Sunday, April 5, 2015
On June 12, 2014, the Washington Uniform Real Property Transfer On Death Act (HB 1117, 2nd Engrossed Substitute) was enacted making it possible for a person to transfer real property through the use of a deed taking effect at the transferor’s death (a “TOD deed”). This TOD deed allows the transfer of real property to the chosen beneficiaries at his or her death without a probate.
The Act provides that for an otherwise legally effective deed to transfer property on a transferor’s death the deed simply needs to state that “the transfer to the designated beneficiary is to occur at the transferor’s death.” It does not require notification nor acknowledgement to or from the beneficiary.
If an LPO - Limited Practice Officer, such as an escrow agent - receives written instructions from a party or parties to a transaction indicating that they wish the LPO to prepare a TOD deed, there is nothing in APR 12 that would prevent the LPO from inserting the above-quoted language, verbatim, into an LPB approved deed form.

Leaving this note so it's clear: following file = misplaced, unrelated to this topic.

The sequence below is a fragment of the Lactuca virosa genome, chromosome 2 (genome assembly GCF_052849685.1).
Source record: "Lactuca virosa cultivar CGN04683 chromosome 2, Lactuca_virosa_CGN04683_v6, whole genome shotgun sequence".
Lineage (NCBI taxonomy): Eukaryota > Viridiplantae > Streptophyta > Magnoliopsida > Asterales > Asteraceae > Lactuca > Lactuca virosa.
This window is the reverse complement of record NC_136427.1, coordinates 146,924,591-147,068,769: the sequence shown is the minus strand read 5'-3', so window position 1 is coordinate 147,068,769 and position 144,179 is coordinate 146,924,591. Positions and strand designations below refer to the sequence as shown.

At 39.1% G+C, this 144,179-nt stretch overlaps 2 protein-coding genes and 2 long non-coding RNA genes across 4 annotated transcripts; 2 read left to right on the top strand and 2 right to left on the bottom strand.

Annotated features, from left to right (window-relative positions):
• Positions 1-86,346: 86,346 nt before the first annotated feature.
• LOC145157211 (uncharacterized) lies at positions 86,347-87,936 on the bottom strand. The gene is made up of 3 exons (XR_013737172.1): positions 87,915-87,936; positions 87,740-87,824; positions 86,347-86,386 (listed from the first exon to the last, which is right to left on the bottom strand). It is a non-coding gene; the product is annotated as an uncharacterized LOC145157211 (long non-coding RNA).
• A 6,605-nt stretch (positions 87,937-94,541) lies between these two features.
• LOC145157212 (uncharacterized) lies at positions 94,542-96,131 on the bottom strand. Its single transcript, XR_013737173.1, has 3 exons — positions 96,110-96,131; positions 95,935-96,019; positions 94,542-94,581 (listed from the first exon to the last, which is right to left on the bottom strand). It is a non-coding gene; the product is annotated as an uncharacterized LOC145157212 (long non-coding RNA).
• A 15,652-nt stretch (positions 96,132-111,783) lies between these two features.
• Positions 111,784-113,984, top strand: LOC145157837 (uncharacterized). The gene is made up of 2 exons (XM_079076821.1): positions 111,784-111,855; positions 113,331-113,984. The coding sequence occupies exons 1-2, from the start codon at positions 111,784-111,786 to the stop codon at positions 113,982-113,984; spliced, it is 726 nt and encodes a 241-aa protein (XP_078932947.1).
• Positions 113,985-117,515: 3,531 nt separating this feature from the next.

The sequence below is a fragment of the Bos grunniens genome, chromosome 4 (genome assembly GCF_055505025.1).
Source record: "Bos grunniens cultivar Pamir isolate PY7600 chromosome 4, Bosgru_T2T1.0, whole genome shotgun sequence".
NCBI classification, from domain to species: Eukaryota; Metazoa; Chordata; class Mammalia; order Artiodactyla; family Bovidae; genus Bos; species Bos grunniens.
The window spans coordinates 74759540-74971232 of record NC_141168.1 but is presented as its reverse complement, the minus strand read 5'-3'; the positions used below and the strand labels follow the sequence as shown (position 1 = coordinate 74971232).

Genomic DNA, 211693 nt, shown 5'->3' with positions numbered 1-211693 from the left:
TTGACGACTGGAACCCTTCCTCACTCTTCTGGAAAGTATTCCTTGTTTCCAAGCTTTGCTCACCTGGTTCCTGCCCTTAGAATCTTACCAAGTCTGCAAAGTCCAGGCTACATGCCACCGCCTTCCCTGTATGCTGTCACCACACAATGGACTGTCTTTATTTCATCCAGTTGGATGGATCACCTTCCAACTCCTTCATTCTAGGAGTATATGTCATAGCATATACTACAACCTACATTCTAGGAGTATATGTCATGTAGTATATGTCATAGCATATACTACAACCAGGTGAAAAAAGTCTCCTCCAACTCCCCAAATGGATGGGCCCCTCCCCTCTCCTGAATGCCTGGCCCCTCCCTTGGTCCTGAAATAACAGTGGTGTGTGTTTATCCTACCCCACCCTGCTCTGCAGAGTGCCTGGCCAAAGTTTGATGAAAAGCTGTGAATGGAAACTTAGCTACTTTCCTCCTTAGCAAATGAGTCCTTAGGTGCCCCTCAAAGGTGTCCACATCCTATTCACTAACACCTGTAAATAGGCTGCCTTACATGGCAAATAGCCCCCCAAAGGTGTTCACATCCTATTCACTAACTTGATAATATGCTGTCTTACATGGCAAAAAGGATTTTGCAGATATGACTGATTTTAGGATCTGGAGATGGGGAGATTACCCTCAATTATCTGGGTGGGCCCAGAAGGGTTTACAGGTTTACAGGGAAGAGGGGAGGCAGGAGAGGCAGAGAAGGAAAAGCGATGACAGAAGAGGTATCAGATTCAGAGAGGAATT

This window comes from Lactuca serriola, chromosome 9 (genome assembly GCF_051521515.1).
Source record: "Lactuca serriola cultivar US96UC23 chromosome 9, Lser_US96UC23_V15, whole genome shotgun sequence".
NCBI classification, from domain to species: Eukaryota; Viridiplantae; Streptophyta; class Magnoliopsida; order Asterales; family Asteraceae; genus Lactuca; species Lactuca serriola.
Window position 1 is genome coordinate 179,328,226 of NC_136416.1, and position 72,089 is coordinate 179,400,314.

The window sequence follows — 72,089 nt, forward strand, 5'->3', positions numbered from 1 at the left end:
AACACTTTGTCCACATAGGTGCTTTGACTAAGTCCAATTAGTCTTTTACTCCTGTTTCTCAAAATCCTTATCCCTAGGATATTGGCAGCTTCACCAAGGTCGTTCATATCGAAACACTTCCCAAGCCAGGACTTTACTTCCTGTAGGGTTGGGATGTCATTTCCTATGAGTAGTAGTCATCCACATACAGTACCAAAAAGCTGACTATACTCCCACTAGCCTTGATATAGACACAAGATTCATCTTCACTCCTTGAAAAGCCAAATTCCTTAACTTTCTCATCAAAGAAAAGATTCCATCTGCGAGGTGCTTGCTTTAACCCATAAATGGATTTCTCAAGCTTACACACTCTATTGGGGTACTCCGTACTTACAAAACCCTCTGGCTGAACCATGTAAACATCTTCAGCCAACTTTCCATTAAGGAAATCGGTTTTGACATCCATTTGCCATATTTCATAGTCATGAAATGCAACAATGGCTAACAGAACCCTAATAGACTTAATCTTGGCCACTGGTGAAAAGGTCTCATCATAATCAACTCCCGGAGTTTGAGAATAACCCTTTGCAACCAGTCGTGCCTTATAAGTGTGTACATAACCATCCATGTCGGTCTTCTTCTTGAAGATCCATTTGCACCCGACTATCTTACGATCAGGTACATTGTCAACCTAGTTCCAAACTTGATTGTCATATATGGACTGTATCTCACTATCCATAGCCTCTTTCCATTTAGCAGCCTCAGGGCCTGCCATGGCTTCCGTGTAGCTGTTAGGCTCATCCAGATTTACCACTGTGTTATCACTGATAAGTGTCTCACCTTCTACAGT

23 other states have TODs including Oregon, Montana and Alaska. This deed must be recorded in the county where the property is located prior to the tranferor's death.
Only individuals may be transferors on a TOD deed, not LLC's, corporations, trusts, partnerships or joint ventures. At the time of the transferor’s death, title to the property is transferred automatically to the beneficiary.
An excise affidavit is required at the death of the Grantor, but no excise tax is due. The transfer legally occurs automatically – but a certified copy of the death certificate is recorded to perfect title.
If the transferor sells the real property to someone, the sale is equivalent to automatically revoking the TOD deed.
So maybe you can't take it with you after you die, but you can make sure that it goes to the persons you want without a lot of hassle or expense.